We don’t, in general, trust compulsory arbitration schemes, particularly when it comes to multi-lateral treaties with many entangled interests. When the United States agreed to compulsory jurisdiction of the ICJ in 1945, the Senate stipulated that its consent did not extend to multilateral treaties. The ICJ readily circumvented this limitation in the suit by Nicaragua in 1986, holding that claims under the UN Charter (and various LOAC treaties) could be adjudicated on the basis of customary law. The Reagan administration then withdrew U.S. consent to compulsory jurisdiction. There is almost no area where we still obligate ourselves to submit to arbitration, except for trade agreements.
One could argue that compulsory arbitration does not have a bad record with trade disputes. I agree that NAFTA and the WTO have, on balance, been good for the United States. But we ought to be more cautious about risks to our national security than risks to our trade policy. Most of our trade disputes involve partners who have similar concerns as trading nations. Any trade ruling that hurts the United States would be likely to impose much harm on others, as well. I do not see that there is a comparable range of nations supportive of U.S. navigation policies, not at least where they affect naval operations in distant waters.
Finally, we ought to keep in mind that we don’t now have a full understanding of all the issues that may have indirect effects on naval tactics. When environmentalists charged that Navy sonar drills were hazardous to dolphins, lower courts thought it proper to impose a restrictive injunction on such drills. The Supreme Court held for the Navy – by a one vote margin. (Winter v. NRDC, 555 U.S. 7, 2008) Would we expect equal sympathy from an international arbitration panel selected, as it might be, by the UN Secretary General? If the Supreme Court had gone the other way, Congress could have rescued the Navy by amending the relevant U.S. statutes. If an international arbitration goes against us, will we have any realistic chance to solve the problem by amending the treaty? That requires at least a two-thirds majority of member states (Art. 316) and has never been accomplished since the treaty went into effect, nearly twenty years ago. Would we withdraw from the treaty? Just from one adverse ruling?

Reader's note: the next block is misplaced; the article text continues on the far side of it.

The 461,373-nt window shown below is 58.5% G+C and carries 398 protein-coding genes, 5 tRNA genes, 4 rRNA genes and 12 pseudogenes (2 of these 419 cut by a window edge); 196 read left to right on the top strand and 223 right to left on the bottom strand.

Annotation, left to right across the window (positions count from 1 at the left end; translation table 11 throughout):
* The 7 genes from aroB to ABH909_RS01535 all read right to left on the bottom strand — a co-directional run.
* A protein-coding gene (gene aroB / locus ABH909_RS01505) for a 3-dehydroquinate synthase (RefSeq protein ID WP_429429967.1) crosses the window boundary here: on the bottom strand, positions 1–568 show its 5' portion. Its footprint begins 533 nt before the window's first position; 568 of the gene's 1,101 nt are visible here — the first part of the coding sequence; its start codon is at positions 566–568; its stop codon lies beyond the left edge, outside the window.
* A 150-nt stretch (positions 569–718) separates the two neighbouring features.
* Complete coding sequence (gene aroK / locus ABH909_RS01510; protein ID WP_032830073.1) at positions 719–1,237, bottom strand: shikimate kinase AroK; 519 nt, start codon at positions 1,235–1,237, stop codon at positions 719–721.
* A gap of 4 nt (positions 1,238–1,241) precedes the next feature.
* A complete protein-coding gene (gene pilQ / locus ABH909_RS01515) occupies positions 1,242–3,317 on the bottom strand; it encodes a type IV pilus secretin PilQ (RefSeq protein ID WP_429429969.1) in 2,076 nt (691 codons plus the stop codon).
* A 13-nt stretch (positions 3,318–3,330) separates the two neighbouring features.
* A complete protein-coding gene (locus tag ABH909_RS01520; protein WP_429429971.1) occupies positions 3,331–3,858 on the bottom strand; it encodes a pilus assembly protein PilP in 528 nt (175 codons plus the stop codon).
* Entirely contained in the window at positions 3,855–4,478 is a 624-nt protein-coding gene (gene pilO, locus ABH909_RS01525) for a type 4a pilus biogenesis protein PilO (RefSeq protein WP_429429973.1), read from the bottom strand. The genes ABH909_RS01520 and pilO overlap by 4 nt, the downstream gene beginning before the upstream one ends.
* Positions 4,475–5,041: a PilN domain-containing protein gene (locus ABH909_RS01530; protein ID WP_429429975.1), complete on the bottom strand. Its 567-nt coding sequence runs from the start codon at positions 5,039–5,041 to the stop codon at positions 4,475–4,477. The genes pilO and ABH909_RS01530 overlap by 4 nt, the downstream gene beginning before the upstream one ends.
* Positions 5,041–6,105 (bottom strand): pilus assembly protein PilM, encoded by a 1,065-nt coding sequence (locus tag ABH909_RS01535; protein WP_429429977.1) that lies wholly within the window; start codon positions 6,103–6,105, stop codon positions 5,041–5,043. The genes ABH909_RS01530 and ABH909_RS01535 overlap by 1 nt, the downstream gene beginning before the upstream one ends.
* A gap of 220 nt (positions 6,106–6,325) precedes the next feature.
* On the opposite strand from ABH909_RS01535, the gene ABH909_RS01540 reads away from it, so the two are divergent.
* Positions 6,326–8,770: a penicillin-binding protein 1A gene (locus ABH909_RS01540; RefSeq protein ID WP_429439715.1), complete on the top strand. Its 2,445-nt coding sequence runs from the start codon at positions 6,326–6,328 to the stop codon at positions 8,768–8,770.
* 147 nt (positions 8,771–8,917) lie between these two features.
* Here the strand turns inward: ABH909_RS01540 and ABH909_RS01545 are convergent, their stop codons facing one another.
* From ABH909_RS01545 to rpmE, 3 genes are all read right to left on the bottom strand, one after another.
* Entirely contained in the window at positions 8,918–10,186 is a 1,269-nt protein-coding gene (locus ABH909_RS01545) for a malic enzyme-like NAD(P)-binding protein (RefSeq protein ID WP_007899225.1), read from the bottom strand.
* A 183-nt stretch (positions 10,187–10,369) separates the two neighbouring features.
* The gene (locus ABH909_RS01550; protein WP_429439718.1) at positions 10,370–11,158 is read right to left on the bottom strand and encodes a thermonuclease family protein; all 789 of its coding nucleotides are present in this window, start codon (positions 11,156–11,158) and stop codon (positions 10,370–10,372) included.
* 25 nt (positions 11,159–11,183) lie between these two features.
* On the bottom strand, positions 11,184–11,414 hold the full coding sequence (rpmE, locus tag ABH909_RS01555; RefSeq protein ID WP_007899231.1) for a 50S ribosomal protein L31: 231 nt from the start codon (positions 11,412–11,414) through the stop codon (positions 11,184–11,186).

I grant that there may be benefits from the treaty but the most crucial benefits, those that James Kraska emphasizes, concern navigation rules that are already part of customary international law. I grant Craig Allen’s point, that customary law may evolve in ways we don’t like. But that is also true of treaty law. But customary law can’t bind us without our consent, whereas changes in the treaty, introduced by arbitration panels, will bind us if we are parties to the treaty. Nor is it certain that treaty participation will bind others. Some countries (notably China) are already violating navigation rules as we understand them and we have no reason for confidence that arbitrators will prefer a confrontation with China or other outliers rather than playing to the galleries by rebuffing the world’s largest navy. If treaty advocates can’t give a convincing assurance against the risks of international arbitration, we ought to reject the treaty.